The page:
One of my childhood memories is my mom preparing stuffed peppers for supper. It was always a treat as my dad wasn’t that fond of them so we didn’t have them often. When I moved out (many moons ago) I would make stuffed peppers for myself. It has been years since I prepared the last batch as I am not a huge fan of cooking and it just seemed like way too much work for feeding just me.
Several years ago I found a recipe for stuffed pepper soup and with some adjustments I found a keeper. It became one of my favorite soups to make (and of course — eat). In the last couple years I have had to revamp my eating and sadly due to the higher than I could eat carb count — the recipe went to the back of my recipe book.
Revamping to Lower the Carbs
As I was looking through my recipe book in the last few months, I came across this favorite soup recipe. I thought that maybe with some adjustments I could return this soup to my menu.
The ingredient that was causing the carb count to be so high was the rice. How can I make stuffed pepper soup without rice? I tried it by just omitting the rice, but it was lacking the thickness of a hearty soup. I thought of replacing the rice with quinoa, however the carb count would still be too high. It was then that I decided to try ricing cauliflower and seeing if it made a difference. I didn’t have huge hope for this as I have tried substituting cauliflower for other ingredients in other recipes and was disappointed. To my delight — it worked. The carb difference between the rice and the cauliflower rice is a whooping 17 grams.
What is Ricing Cauliflower?
Ricing cauliflower is basically taking a huge head of cauliflower and breaking it down into little pieces that resemble rice. You can do this process in the following ways:
Chop with a knife
Using a sharp chefs knife – chop the cauliflower into small pieces. This technique takes the longest time.
Cut the cauliflower in large chunks. Using a box grater use the medium sized holes (usually used to grate cheese) — grate into small pieces.
Cut the cauliflower into small pieces (you can use the stems too) and place in the food processor. Using the grater blade pulse until the cauliflower gets to be the size of rice.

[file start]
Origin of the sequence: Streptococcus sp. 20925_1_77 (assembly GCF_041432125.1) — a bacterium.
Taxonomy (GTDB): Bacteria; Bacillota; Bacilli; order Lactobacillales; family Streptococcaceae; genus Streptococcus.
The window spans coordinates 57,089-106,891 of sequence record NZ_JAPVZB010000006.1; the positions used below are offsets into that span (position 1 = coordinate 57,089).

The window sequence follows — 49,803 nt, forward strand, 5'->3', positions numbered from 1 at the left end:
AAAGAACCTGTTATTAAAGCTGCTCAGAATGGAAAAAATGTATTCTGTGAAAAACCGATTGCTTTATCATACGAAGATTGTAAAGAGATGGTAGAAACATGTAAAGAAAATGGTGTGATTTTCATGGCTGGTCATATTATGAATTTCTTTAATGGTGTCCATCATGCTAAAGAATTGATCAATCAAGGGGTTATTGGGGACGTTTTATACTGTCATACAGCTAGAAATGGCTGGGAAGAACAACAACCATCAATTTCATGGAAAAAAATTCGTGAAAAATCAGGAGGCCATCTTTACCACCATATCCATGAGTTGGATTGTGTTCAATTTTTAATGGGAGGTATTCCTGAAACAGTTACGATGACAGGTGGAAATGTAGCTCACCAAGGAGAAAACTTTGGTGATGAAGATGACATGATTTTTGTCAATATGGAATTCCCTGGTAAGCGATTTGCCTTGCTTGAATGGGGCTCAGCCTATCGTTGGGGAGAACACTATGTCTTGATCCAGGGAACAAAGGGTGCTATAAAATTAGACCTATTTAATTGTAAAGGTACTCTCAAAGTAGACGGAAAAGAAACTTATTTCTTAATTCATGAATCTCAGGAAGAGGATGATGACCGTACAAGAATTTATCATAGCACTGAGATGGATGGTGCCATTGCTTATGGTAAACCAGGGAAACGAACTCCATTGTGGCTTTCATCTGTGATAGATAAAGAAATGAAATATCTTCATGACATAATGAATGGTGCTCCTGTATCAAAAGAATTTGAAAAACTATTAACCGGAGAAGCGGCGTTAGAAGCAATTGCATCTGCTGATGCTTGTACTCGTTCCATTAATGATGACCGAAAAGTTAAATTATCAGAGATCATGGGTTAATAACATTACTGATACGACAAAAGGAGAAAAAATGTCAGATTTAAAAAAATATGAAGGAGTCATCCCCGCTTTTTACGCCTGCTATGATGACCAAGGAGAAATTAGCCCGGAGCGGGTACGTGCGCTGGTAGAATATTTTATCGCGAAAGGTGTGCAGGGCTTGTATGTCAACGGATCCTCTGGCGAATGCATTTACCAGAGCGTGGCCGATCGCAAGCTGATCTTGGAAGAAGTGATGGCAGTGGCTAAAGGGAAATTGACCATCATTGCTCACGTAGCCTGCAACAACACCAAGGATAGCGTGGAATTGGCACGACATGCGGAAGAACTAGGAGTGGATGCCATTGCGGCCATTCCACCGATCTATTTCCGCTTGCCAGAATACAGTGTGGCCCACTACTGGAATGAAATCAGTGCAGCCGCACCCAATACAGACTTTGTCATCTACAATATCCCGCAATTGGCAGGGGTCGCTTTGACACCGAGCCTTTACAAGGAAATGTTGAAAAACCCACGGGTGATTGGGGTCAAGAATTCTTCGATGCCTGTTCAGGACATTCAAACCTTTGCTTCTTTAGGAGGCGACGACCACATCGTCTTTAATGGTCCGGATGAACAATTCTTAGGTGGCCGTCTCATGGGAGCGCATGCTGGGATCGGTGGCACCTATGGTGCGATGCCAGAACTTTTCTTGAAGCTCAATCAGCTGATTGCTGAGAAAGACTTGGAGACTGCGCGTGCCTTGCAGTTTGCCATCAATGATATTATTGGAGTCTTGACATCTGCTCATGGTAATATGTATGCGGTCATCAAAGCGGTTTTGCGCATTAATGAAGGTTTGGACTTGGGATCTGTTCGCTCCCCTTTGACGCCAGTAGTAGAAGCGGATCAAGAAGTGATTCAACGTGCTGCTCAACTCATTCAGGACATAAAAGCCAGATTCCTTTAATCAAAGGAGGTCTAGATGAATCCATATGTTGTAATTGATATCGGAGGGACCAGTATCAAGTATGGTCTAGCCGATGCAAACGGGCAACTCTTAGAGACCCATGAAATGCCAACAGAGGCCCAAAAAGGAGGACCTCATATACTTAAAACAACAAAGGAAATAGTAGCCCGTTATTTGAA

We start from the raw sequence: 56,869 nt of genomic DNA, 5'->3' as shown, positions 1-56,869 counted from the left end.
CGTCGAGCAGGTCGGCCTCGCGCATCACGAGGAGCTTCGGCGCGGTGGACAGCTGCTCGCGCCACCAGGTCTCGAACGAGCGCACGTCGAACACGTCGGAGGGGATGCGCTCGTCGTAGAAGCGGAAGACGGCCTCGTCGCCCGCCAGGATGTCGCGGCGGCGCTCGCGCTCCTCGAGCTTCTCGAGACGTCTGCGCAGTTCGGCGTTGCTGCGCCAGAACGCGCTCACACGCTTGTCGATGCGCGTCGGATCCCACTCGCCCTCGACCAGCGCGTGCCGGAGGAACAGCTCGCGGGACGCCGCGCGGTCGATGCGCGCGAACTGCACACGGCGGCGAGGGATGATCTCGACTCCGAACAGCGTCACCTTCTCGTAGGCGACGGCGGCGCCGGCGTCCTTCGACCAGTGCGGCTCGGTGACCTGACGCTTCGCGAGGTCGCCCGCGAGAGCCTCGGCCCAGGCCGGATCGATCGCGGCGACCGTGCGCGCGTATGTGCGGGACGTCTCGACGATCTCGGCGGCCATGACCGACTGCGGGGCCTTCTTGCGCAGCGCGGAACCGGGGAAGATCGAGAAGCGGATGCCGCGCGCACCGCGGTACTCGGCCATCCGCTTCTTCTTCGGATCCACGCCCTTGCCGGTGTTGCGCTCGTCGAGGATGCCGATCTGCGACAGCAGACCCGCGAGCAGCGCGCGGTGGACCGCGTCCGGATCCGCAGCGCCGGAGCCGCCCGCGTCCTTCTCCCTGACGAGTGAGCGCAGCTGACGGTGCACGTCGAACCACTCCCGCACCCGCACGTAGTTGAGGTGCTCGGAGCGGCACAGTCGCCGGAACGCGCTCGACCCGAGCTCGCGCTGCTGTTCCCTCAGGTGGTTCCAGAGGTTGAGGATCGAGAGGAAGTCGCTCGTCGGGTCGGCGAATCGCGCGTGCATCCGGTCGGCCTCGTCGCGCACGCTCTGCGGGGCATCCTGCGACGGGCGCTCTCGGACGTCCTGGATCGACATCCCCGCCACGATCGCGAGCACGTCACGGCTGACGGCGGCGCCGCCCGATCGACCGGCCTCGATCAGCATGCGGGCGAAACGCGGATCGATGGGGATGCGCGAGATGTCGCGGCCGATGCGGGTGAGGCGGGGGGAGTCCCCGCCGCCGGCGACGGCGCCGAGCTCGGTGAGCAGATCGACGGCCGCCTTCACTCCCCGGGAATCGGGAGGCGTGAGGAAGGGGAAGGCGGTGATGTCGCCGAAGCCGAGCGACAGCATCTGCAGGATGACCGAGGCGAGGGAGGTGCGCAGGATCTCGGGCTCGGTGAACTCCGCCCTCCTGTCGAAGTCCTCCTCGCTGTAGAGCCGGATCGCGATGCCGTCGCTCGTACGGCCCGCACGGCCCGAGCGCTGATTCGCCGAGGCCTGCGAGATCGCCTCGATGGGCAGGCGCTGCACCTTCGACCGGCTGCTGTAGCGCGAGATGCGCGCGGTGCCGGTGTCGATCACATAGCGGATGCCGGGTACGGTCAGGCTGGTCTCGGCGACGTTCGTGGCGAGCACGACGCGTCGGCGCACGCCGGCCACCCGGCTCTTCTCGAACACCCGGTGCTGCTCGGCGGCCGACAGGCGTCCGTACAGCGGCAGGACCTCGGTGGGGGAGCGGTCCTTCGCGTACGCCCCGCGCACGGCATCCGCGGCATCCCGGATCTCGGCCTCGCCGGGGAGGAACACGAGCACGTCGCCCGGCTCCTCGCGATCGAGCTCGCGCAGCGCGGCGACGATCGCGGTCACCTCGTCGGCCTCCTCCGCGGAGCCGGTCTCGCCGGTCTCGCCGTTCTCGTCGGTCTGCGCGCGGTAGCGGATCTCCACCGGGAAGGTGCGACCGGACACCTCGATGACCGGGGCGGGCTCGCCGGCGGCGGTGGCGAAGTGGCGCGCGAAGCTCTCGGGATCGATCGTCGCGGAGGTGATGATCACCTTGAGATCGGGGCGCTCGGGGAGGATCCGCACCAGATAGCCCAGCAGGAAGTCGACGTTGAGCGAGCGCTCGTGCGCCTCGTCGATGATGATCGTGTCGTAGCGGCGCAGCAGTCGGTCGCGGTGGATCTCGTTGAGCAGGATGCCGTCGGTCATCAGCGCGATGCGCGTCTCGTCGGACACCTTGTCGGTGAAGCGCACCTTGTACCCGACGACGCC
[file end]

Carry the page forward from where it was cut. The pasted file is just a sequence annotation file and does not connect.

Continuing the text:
You can purchase cauliflower already “riced” in the produce department of most grocery stores.
I usually use extra lean ground beef in this recipe. You can substitute it with ground chicken or ground turkey if you prefer. If you substitute the cauliflower rice with regular rice the carb count will considerably increase. I like to add a sprinkling of cheddar cheese – this is an option.
Low Carb Stuffed Pepper Soup
A delicious low carb version of stuffed pepper soup.
- 1 lb Ground Beef
- 1 Small Cooking Onion, diced (1/2 cup)
- 2 Large Green Bell Peppers
- 1 Large Sweet Bell Pepper
- 1 Can (29oz) Diced Tomatoes
- 2 Cups Chicken Broth
- 2 Cups Cauliflower— riced
- 1 Tbsp Sugar Substitute (I use Splenda)
- 1 1/2 Tsp Garlic Powder
- 2 Cups Tomato Sauce
- Salt and Pepper to Taste
- Shredded Cheddar Cheese for topping (optional)
Dice the peppers and onion and set aside
In a large pot, brown and crumble the ground beef over medium-high heat - adding in the diced peppers and onion.
When the meat is thoroughly cooked, drain any excess grease.
Add in diced tomatoes, chicken broth, and tomato sauce. Stir.
Add in the cauliflower “rice”. — to rice the cauliflower you can either use a food processor or chop it fine with a knife - stir to combine.
Add the seasonings. Simmer on low heat for at least 30 minutes to let the flavors blend. The longer it simmers the thicker the soup becomes.
*** when serving top each bowl with a sprinkling of cheddar cheese - if desired
*** This soup freezes well. I usually freeze it in 1 L containers to use for future healthy lunches.
Per serving: — based on 6 servings ~~
218 calories, 8.3 g fat, 13.5 g carbs, 20.4g protein
In addition to the Stuffed Pepper Soup in my menu rotation I also have the following soups:
If you make it, I would love to know your thoughts. Drop me a note in the comments.
Be blessed 💞💞💞
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Please note that I am not a nutritional or medical professional. I am sharing my own experiences and not advising. Nothing that I express should be taken as medical advice and you should consult with a medical professional before starting any diet or exercise plan. The reason that I am providing some of the nutritional information is as a courtesy.
I use MyFitnessPal to calculate and I usually will remove sugar substitutes (erythritol, Splenda, swerve etc..) from the final carb count and net carb count, as it doesn’t affect my own blood glucose levels. It is my goal to do my best to be as accurate as possible, but you should independently calculate nutritional information on your own before relying on them. I expressly disclaim any and all liability of any kind with respect to any act or omission wholly or in part in reliance on anything contained in this website